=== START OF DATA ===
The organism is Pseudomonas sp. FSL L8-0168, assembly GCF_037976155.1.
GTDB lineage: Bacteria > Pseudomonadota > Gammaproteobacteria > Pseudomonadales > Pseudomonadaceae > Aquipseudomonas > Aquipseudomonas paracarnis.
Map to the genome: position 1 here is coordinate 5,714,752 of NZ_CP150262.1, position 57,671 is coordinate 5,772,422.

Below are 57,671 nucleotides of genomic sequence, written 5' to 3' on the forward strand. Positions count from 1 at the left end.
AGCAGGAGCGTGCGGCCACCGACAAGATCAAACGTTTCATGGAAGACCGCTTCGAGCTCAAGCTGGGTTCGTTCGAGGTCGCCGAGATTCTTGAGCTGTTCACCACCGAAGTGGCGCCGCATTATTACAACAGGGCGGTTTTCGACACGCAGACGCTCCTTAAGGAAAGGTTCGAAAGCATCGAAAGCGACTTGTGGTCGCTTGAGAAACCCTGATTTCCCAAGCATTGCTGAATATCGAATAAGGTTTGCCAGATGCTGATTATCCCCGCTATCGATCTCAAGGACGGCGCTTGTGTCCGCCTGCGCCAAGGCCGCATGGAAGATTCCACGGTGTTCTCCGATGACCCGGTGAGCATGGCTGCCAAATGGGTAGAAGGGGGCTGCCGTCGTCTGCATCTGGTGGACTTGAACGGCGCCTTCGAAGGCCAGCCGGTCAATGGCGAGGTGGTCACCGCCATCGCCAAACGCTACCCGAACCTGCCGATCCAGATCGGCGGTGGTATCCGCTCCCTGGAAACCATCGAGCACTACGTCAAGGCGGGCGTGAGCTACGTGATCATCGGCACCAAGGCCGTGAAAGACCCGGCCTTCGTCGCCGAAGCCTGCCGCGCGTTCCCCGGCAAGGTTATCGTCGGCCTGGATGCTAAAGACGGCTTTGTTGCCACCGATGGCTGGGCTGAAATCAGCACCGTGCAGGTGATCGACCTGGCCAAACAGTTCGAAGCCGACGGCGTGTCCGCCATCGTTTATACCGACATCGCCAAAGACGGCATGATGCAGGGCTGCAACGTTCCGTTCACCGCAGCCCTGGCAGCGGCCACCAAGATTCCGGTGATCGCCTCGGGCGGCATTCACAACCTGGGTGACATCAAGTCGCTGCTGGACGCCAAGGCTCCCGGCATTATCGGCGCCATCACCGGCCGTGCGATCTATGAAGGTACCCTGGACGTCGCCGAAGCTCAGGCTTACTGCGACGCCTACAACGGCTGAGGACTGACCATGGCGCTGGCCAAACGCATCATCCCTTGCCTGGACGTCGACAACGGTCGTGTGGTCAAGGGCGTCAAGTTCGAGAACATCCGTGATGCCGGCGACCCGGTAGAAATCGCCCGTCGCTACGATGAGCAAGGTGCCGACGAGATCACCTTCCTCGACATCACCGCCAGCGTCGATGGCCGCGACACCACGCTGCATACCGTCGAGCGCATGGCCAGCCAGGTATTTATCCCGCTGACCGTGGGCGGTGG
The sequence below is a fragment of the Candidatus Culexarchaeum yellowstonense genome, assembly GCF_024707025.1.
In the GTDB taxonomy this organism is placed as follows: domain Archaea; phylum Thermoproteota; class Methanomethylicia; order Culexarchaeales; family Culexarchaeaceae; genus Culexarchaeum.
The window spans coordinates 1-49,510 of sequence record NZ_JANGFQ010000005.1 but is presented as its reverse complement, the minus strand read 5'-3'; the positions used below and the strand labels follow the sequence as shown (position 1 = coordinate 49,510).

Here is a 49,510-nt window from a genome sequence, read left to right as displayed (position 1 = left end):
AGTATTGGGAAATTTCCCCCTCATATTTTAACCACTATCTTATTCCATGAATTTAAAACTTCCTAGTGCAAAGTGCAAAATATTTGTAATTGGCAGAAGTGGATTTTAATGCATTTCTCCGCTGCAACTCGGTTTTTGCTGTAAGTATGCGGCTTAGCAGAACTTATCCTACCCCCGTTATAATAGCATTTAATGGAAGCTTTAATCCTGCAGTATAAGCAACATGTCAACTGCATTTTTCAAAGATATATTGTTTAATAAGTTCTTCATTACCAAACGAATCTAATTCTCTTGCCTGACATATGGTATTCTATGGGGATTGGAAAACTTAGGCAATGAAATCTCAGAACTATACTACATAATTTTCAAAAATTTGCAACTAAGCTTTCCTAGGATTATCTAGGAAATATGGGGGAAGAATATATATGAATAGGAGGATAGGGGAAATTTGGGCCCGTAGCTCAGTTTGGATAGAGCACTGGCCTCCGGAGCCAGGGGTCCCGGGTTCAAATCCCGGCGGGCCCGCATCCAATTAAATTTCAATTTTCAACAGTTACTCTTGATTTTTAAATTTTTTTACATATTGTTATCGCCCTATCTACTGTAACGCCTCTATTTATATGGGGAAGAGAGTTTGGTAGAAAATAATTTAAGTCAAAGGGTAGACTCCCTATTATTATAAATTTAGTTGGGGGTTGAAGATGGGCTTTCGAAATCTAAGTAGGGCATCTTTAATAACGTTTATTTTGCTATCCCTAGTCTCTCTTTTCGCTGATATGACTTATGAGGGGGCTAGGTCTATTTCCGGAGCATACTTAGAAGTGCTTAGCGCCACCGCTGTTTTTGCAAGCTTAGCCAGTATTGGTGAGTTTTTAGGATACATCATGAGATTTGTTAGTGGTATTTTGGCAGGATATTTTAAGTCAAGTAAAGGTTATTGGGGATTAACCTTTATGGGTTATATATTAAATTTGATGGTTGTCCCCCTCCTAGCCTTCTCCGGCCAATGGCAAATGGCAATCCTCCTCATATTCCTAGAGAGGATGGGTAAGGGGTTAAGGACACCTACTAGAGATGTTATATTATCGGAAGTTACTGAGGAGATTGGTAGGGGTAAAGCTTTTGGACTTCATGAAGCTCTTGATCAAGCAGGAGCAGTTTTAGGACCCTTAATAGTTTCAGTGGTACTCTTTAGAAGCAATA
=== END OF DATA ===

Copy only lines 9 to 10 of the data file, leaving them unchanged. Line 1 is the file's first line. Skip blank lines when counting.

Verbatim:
Here is a 49,510-nt window from a genome sequence, read left to right as displayed (position 1 = left end):
AGTATTGGGAAATTTCCCCCTCATATTTTAACCACTATCTTATTCCATGAATTTAAAACTTCCTAGTGCAAAGTGCAAAATATTTGTAATTGGCAGAAGTGGATTTTAATGCATTTCTCCGCTGCAACTCGGTTTTTGCTGTAAGTATGCGGCTTAGCAGAACTTATCCTACCCCCGTTATAATAGCATTTAATGGAAGCTTTAATCCTGCAGTATAAGCAACATGTCAACTGCATTTTTCAAAGATATATTGTTTAATAAGTTCTTCATTACCAAACGAATCTAATTCTCTTGCCTGACATATGGTATTCTATGGGGATTGGAAAACTTAGGCAATGAAATCTCAGAACTATACTACATAATTTTCAAAAATTTGCAACTAAGCTTTCCTAGGATTATCTAGGAAATATGGGGGAAGAATATATATGAATAGGAGGATAGGGGAAATTTGGGCCCGTAGCTCAGTTTGGATAGAGCACTGGCCTCCGGAGCCAGGGGTCCCGGGTTCAAATCCCGGCGGGCCCGCATCCAATTAAATTTCAATTTTCAACAGTTACTCTTGATTTTTAAATTTTTTTACATATTGTTATCGCCCTATCTACTGTAACGCCTCTATTTATATGGGGAAGAGAGTTTGGTAGAAAATAATTTAAGTCAAAGGGTAGACTCCCTATTATTATAAATTTAGTTGGGGGTTGAAGATGGGCTTTCGAAATCTAAGTAGGGCATCTTTAATAACGTTTATTTTGCTATCCCTAGTCTCTCTTTTCGCTGATATGACTTATGAGGGGGCTAGGTCTATTTCCGGAGCATACTTAGAAGTGCTTAGCGCCACCGCTGTTTTTGCAAGCTTAGCCAGTATTGGTGAGTTTTTAGGATACATCATGAGATTTGTTAGTGGTATTTTGGCAGGATATTTTAAGTCAAGTAAAGGTTATTGGGGATTAACCTTTATGGGTTATATATTAAATTTGATGGTTGTCCCCCTCCTAGCCTTCTCCGGCCAATGGCAAATGGCAATCCTCCTCATATTCCTAGAGAGGATGGGTAAGGGGTTAAGGACACCTACTAGAGATGTTATATTATCGGAAGTTACTGAGGAGATTGGTAGGGGTAAAGCTTTTGGACTTCATGAAGCTCTTGATCAAGCAGGAGCAGTTTTAGGACCCTTAATAGTTTCAGTGGTACTCTTTAGAAGCAATA